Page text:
Recent studies provide an updated clinical perspective on blue light-filtering IOLs.
Graefes Arch Clin Exp Ophthalmol. 2011 Jul ;249(7):957-68. Epub 2011 May 17. PMID: 21584764
James A Davison
BACKGROUND: Recent reviews of blue light-filtering intraocular lenses (IOLs) have stated their potential risks for scotopic vision and circadian photoentrainment. Some authors have challenged the rationale for retinal photoprotection that these IOLs might provide. Our objective is to address these issues by providing an updated clinical perspective based on the results of the most recent studies.
METHODS: This article evaluates the currently available published papers assessing the potential risks and benefits of blue light-filtering IOLs. It summarizes the results of seven clinical and two computational studies on photoreception, and several studies related to retinal photoprotection, all of which were not available in the previous reviews. These results provide a clinical risk/benefit analysis for an updated review for these IOLs.
RESULTS: Most clinical studies comparing IOLs with and without the blue light-filtering feature have found no difference in clinical performance for; visual acuity, contrast sensitivity, color vision, or glare. For blue light-filtering IOLs, three comparative clinical studies have shown improved contrast sensitivity and glare reduction; but one study, while it showed satisfactory overall color perception, demonstrated some compromise in mesopic comparative blue color discrimination. Comparative results of two recent clinical studies have also shown improved performance for simulated driving under glare conditions and reduced glare disability, better heterochromatic contrast threshold, and faster recovery from photostress for blue light-filtering IOLs. Two computational and five clinical studies found no difference in performance between IOLs with or without blue light-filtration for scotopic vision performance and photo entrainment of the circadian rhythm. The rationale for protection of the pseudophakic retina against phototoxicity is discussed with supporting results of the most recent computational, in-vitro, animal, clinical, and epidemiological investigations.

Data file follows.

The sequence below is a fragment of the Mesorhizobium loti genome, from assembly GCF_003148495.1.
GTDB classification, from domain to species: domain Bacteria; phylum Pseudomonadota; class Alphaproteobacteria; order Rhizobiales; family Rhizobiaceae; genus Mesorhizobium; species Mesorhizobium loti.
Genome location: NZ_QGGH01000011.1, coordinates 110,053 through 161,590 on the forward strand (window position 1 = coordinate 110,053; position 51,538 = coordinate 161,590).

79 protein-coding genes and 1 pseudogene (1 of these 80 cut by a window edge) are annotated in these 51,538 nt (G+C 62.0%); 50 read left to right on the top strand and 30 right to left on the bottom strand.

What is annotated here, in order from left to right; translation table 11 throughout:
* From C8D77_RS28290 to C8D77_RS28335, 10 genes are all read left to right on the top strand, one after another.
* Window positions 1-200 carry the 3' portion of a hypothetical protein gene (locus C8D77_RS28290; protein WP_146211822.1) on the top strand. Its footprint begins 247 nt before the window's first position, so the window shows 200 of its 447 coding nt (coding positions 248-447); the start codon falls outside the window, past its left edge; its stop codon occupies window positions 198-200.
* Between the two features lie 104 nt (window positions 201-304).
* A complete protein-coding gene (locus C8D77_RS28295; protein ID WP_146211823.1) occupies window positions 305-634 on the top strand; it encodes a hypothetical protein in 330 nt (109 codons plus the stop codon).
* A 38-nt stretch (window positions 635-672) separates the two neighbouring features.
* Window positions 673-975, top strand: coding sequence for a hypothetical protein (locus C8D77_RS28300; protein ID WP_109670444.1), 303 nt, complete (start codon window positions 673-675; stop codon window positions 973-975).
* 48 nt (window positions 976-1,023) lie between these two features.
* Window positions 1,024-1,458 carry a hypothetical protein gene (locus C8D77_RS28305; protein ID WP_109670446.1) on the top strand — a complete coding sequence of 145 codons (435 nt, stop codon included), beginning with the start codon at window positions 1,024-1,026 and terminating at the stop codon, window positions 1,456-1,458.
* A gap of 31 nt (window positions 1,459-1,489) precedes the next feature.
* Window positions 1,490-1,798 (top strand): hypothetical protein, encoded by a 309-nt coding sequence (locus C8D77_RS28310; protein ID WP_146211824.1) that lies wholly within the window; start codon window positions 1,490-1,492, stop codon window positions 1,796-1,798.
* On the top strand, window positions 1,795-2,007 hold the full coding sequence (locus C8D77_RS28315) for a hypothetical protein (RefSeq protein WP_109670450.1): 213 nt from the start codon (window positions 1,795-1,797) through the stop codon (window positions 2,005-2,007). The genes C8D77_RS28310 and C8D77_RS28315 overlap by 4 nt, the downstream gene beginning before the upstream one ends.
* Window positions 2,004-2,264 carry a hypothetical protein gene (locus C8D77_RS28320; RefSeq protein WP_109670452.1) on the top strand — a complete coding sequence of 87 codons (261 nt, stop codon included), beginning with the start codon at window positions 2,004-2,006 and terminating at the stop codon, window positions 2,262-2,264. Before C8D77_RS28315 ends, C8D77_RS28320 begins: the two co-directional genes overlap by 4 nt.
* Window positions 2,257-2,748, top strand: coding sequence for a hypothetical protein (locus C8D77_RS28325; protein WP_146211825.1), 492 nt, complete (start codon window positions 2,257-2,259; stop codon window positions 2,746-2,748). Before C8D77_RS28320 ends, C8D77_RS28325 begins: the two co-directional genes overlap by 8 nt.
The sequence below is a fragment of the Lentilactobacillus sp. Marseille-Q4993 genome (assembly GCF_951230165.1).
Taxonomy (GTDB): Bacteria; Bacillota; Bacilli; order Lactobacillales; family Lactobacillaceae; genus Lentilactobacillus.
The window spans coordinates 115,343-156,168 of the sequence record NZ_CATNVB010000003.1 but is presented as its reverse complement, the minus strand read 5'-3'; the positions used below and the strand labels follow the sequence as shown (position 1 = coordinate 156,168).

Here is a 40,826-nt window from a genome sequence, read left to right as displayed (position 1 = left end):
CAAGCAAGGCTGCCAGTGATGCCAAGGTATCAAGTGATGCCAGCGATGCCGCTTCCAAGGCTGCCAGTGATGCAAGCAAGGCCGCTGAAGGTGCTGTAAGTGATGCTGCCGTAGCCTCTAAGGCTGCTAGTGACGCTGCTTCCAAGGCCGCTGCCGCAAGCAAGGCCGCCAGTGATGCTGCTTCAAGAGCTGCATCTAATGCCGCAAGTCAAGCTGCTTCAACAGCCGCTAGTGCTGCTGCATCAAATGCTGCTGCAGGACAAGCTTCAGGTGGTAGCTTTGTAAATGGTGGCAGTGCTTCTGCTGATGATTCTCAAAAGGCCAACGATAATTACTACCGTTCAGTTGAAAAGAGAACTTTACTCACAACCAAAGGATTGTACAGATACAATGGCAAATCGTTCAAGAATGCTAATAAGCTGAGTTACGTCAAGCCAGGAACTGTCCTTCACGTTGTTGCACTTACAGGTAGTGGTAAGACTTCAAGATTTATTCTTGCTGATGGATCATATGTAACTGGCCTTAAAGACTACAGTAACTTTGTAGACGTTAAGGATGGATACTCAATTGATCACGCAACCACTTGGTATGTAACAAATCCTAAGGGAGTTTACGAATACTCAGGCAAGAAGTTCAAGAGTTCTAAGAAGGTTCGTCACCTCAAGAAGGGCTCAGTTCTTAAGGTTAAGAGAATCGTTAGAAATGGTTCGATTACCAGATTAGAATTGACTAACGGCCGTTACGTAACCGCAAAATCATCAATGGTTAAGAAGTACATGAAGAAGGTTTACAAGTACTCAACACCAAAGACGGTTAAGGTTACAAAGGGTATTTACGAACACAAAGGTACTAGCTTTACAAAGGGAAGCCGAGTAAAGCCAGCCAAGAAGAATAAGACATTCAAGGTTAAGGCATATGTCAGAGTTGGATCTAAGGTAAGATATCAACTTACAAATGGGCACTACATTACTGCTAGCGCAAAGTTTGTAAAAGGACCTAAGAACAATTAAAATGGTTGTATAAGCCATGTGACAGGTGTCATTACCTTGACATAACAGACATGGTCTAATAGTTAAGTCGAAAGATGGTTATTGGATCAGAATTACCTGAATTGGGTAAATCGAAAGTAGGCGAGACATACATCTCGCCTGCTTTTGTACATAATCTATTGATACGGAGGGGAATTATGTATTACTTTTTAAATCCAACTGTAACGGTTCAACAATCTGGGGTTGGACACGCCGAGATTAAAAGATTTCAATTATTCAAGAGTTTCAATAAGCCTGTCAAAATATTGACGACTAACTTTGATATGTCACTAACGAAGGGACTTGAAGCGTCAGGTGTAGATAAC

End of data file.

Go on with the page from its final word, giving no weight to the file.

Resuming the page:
CONCLUSIONS: This analysis provides an updated clinical perspective which suggests the selection of blue light-filtering IOLs for patients of any age, but especially for pediatric and presbyopic lens exchange patients with a longer pseudophakic life. Without clinically substantiated potential risks, these patients should experience the benefit of overall better quality of vision, reduced glare disability at least in some conditions, and better protection against retinal phototoxicity and its associated potential risk for AMD.